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Polar solvents love polar solutes to be dissolved in it and non polar with non polar. Often said as like dissolves like.

Okay, polar loving polar can be understood with help of the facts: same polar nature, same kind of interactions etc.

But how will you explain the application of this rule with organic or non-polar solvents?

Solomons’ and Fryle’s Organic Chemistry says that there are some unfeasible entropy changes when polar solutes are added in non polar solvents and vice versa.

Why so?

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    $\begingroup$ "Like dissolves like" is a thumb rule and generalisation. There are many cases where it does not apply, for polar and unpolar compounds. $\endgroup$ – Karl Sep 29 '17 at 12:35
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    $\begingroup$ I do not consider this a duplicate of the question linked. The linked question asks why non-polar compounds dissolve in non-polar solvents. This question asks about why polar solvents cannot easily dissolve non-polar compounds and vice-versa. $\endgroup$ – Jan Sep 30 '17 at 3:18
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The reason behind this is the hydrophobic effect. Everyone has seen it if they pour a spoonful of vegetable oil into a pot of water, e.g. to cook pasta. As long as nothing is disturbing the vegetable oil, it will collect itself together in one big bubble rather than form many small bubbles.

Polar solvents will always be arranged in a way that positively polarised areas are close to negatively polarised areas in the neighbouring solvent molecule. Hydrogen bonds — especially in water — are nothing but the extension of this concept to even more polarisation. Polar molecules, as you stated, will fit together with this scheme well. Unpolar compounds mixed in do not. As soon as you add an unpolar compound to a polar solvent, you are creating a type of artificial boundary and only the areas of the solvent molecules that are neither particularly positive or negative will be happy to be in the near vicinity. That means that you have a much higher ordering of the solvent molecules where they hit an unpolar compound, because one direction is basically doomed to be neither positive nor negative.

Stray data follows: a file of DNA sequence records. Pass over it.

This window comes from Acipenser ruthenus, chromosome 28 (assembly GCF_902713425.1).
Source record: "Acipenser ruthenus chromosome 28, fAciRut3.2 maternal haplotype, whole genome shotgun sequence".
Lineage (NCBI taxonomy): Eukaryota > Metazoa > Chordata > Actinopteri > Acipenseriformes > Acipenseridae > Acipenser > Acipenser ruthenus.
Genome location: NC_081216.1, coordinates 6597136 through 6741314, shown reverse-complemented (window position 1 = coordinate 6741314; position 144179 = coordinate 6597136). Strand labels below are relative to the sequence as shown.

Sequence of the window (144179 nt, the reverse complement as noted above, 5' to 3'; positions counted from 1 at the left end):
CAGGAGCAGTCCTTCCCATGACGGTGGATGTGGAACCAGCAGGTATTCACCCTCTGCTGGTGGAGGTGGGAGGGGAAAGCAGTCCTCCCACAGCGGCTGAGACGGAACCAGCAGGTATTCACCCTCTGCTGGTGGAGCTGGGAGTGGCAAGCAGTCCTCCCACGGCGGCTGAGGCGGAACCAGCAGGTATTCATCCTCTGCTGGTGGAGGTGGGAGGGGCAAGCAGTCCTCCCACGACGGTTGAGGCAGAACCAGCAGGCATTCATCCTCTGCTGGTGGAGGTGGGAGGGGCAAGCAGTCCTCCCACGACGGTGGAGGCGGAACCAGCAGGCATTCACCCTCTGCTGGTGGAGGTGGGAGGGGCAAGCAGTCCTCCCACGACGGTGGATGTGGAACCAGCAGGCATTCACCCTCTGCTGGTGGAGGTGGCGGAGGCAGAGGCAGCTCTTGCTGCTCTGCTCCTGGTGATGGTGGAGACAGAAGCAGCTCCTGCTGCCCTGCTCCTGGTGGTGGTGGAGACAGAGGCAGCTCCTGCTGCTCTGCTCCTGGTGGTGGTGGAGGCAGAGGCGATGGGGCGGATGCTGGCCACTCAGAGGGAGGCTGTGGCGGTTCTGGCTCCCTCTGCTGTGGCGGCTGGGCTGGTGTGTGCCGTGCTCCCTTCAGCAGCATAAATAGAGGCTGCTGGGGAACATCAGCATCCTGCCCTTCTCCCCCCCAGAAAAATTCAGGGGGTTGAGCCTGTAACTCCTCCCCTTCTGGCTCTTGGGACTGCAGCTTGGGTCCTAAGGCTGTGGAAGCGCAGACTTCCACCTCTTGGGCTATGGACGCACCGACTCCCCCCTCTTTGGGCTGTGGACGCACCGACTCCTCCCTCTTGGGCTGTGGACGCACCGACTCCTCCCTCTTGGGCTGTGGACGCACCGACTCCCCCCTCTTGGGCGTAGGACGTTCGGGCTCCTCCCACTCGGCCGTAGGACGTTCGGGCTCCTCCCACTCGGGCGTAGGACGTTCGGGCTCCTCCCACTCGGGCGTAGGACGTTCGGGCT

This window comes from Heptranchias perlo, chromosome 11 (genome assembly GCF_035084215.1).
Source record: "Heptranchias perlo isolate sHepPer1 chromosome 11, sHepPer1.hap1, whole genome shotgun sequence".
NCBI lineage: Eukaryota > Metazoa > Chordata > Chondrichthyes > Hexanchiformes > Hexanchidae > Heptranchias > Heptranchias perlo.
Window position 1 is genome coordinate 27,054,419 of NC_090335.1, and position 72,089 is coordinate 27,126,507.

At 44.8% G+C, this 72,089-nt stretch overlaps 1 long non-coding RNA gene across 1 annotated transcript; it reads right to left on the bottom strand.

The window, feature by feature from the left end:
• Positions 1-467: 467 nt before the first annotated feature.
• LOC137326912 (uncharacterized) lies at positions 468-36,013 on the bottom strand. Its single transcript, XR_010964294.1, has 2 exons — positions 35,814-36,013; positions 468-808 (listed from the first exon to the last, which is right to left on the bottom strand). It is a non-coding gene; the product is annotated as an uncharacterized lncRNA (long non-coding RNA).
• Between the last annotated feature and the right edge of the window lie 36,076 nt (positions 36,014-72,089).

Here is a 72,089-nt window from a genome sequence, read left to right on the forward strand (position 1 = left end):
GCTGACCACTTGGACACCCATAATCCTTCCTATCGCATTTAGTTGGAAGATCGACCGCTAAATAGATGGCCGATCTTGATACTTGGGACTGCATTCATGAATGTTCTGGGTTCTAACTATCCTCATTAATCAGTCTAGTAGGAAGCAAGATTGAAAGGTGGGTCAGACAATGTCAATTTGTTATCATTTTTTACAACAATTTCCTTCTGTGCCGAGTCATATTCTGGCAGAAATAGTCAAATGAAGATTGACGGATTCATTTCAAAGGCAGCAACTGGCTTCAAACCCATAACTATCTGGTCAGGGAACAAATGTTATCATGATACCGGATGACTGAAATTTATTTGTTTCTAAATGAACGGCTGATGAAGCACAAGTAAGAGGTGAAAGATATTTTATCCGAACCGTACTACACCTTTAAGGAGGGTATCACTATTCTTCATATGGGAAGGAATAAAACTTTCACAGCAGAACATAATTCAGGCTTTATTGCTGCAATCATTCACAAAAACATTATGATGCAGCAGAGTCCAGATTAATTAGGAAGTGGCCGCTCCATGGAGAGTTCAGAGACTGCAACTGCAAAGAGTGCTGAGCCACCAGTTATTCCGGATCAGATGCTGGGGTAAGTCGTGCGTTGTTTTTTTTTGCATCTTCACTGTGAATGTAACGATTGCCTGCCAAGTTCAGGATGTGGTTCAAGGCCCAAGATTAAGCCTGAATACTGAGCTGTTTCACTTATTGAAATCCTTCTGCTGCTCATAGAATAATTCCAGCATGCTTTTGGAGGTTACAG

This ‘solvent wall’ will form no matter whether the unpolar island is large or small. However, it will also have almost the same thickness, no matter how big the contained part is. Therefore, if multiple unpolar molecules clump together, the overall number of polar molecules constrained in that wall is lower — an entropic gain. Thus, unpolar compounds tend to either not dissolve or precipitate out of polar solvent solutions.

This also works in the opposite direction. A polar molecule will prefer, for energetic reasons, to have a polar neighbour. However, an unpolar solvent cannot provide that polar environment. A neighbouring undissolved polar molecule, however, can. Here again, the polar compounds rather stay clustered together as it allows the central molecules to be more disordered while only a small layer on the border must take care to interact as well as possible with the unpolar solvent.

Note that this answer assumes some kind of black/white dichotomy. In reality, most compounds are somewhere on a scale from absolutely unpolar to very polar and are able to adapt to a wide range of organic solvents. Conversely, some organic solvents have the reputation of dissolving almost anything organic; most notably dichloromethane. However, the solubilities may greatly vary.

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    $\begingroup$ Nothing's absolutely unpolar. $\endgroup$ – Mithoron Sep 29 '17 at 14:15